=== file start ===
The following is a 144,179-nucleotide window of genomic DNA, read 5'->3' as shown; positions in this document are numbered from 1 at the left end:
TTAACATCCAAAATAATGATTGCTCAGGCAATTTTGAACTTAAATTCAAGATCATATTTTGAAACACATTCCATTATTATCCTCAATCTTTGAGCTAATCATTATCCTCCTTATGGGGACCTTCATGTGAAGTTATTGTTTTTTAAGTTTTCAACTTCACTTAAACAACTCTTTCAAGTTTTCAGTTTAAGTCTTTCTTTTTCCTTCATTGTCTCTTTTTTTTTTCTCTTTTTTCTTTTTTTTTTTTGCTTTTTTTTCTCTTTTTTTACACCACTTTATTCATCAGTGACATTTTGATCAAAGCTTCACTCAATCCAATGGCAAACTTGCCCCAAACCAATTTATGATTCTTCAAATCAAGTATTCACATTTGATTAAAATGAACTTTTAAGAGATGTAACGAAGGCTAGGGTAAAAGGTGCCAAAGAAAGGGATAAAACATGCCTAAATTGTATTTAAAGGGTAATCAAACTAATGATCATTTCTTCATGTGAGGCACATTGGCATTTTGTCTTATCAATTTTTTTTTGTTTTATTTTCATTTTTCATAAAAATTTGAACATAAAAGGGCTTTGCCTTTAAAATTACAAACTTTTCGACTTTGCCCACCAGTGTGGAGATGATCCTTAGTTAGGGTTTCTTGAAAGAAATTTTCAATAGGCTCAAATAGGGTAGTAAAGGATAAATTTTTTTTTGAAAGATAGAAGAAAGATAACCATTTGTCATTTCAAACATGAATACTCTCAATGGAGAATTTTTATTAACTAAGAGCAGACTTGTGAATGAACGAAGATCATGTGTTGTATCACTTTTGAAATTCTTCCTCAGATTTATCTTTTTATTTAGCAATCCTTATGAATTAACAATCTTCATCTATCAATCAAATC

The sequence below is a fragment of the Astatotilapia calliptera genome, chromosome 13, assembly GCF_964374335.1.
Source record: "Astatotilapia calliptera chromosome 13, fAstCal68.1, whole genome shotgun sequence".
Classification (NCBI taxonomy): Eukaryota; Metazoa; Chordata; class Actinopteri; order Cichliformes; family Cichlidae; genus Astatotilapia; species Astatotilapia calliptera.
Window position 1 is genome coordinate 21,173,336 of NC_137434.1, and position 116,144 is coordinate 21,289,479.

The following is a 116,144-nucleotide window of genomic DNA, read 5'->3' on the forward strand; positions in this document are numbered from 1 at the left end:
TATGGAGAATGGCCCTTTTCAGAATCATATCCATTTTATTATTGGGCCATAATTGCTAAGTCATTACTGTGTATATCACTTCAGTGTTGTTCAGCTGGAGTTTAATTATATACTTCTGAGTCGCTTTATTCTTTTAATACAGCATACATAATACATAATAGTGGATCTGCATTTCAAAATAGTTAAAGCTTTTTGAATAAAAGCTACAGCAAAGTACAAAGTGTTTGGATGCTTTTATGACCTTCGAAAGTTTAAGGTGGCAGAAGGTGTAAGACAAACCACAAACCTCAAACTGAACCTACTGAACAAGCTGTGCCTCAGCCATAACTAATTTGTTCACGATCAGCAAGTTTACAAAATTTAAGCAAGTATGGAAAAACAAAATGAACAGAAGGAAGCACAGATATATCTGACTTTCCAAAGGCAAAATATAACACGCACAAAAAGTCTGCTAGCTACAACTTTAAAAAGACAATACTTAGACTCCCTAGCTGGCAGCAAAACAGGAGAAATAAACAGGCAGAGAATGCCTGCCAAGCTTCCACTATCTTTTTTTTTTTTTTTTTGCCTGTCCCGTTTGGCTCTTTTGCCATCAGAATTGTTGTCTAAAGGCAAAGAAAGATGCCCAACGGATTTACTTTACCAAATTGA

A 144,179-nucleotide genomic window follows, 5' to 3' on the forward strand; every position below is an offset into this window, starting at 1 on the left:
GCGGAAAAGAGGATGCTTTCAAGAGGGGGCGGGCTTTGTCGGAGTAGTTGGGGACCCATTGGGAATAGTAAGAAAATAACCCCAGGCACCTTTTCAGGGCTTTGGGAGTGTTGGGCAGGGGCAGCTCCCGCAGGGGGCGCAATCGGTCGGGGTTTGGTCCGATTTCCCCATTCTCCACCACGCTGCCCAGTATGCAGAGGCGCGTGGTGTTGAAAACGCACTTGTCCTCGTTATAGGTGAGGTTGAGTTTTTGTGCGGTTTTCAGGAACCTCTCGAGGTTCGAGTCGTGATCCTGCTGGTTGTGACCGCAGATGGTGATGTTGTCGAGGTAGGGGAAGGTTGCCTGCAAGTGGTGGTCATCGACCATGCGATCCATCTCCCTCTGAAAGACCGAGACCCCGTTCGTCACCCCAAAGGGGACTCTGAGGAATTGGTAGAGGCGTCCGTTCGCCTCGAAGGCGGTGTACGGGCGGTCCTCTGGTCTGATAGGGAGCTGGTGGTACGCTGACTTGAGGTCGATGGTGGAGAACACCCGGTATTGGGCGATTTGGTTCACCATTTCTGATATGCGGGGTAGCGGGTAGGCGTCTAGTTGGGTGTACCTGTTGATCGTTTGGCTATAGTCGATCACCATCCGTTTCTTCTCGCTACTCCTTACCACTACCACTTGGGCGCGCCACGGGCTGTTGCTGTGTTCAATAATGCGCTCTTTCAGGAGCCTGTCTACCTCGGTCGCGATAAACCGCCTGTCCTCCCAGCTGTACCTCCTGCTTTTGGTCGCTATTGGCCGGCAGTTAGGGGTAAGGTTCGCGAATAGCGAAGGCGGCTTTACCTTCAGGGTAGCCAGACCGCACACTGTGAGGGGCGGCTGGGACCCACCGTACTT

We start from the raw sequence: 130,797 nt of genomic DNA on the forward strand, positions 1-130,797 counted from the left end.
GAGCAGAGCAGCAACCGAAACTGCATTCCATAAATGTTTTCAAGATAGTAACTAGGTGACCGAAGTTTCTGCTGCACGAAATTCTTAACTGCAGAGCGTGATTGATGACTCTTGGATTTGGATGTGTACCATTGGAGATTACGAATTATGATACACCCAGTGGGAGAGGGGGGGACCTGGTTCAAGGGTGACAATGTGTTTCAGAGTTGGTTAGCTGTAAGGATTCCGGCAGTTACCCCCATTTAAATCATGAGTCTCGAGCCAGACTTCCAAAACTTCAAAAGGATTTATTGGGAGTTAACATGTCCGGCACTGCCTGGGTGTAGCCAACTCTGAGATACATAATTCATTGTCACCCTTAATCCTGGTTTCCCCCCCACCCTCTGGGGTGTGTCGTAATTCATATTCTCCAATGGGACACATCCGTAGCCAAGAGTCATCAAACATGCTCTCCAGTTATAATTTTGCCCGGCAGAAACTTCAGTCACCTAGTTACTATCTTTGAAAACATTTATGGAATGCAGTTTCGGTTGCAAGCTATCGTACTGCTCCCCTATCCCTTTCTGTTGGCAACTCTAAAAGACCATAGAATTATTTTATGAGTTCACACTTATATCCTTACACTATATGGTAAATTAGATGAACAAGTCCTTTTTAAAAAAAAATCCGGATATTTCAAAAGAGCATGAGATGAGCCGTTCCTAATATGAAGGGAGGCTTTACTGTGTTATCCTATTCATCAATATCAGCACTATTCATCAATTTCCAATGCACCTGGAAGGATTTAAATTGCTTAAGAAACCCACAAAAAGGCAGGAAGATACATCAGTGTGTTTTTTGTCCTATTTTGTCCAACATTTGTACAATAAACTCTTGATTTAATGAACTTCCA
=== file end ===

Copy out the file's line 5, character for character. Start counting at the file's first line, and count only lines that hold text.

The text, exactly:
Classification (NCBI taxonomy): Eukaryota; Metazoa; Chordata; class Actinopteri; order Cichliformes; family Cichlidae; genus Astatotilapia; species Astatotilapia calliptera.